Date on Master's Thesis/Doctoral Dissertation
Jones, Ricky L.
Whiteness; Hip hop; Masculinity; Nerdcore
Hip hop; Rap (Music); Alternative rock music; Geeks (Computer enthusiasts); Indie culture
In his documentary entitled, Nerdcore For Life, director Dan Lamoureux described Nerdcore as a "powerful social collision between hip hop and geek culture". Born on the Internet, Nerdcore Hip-Hop is rap music made by geeks, for geeks and covers such traditionally "nerdy" topics such as comic books, video games, science fiction, anime, technology, etc. Though it has existed online for almost a decade, only recently has Nerdcore gone from being an Internet fad to an underground cultural phenomenon. This paper investigated how hegemonic constructions of race and gender within both the dominant public sphere and hip-hop culture are subverted and reinvented within Nerdcore counterculture. The "birth" narrative of the Nerdcore movement, as depicted in film documentaries Nerdcore For Life and Nerdcore Rising, provides a public platform for self-proclaimed nerds to assert cultural power and agency through hip hop music—even while the performance of white, nerdy masculinity, made all the more nerdy by contrast with mainstream hip hop's machismo, subverts that power. The Nerdcore genre has created a transgressive space within the underground hip-hop movement in which marginalized geek culture can claim ownership of an identity alternative to mainstream expectations of gender and race. The content of Nerdcore differentiates itself from mainstream hip-hop by speaking to the heart of "geek" culture, but also utilizes hip-hop's ability to express the oppressed experiences of today's youth. Nerdcore challenges the traditional misogynistic, hyper-masculine mainstream construction associated with both white and black masculinities, and offers a safe space in which to perform alternative masculinities. Nerdcore artists offer a unique new strategy for achieving authenticity as white performers in hip-hop counterculture-a conscious subversion. The geek identity presented by Nerdcore does not attempt to recreate gender and racial stereotypes visible in hip-hop nor does it parody hip-hop culture. Nerdcore performers have developed a space to offer a conscious narrative of subversion for alternative identity performances in hip-hop music.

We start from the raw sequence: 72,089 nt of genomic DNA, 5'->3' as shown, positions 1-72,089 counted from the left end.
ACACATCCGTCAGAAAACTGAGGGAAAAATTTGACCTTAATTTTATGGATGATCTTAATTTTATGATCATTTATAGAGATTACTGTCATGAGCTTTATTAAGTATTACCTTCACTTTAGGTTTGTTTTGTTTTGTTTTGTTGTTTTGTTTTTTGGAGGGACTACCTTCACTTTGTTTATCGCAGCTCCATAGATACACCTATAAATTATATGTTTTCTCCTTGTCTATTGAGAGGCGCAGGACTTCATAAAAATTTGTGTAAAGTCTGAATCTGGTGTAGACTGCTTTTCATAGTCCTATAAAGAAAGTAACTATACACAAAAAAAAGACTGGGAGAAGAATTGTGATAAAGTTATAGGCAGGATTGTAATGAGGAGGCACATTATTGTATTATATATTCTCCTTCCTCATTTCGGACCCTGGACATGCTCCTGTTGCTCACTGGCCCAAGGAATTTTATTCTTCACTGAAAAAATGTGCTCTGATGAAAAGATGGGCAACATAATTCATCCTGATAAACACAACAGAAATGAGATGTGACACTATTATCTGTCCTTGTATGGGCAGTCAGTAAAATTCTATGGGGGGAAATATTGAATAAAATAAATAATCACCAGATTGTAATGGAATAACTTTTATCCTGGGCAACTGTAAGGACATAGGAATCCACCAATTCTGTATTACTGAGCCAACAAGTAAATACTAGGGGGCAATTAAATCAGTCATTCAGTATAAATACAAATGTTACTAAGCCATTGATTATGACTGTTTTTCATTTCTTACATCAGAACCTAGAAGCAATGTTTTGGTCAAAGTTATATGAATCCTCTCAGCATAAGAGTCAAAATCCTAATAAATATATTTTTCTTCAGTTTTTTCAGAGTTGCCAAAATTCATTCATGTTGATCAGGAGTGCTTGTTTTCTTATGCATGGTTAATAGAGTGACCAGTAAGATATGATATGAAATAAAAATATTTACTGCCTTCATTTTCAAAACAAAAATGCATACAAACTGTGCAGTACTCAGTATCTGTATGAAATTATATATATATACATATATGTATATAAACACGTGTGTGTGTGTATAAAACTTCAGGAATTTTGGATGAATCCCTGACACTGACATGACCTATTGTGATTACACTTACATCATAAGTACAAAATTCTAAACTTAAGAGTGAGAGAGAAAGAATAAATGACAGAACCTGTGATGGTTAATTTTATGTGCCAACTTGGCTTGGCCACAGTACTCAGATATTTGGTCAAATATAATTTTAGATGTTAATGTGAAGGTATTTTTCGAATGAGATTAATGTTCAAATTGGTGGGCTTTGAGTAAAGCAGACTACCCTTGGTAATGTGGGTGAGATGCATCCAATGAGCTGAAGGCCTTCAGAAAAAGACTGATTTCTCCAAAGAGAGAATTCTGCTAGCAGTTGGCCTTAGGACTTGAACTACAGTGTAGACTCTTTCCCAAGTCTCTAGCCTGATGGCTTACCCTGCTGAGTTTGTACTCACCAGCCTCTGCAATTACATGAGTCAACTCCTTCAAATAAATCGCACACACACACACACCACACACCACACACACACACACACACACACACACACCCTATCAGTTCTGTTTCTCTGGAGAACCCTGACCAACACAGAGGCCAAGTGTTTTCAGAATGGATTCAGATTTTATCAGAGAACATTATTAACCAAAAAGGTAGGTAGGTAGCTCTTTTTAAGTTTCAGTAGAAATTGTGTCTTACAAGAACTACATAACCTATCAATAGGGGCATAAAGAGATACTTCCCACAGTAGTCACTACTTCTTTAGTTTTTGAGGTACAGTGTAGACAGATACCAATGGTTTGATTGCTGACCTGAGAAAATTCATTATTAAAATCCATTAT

Ronald, Jessica Elizabeth, "Alternative performances of race and gender in hip-hop music : nerdcore counterculture." (2012). Electronic Theses and Dissertations. Paper 1231.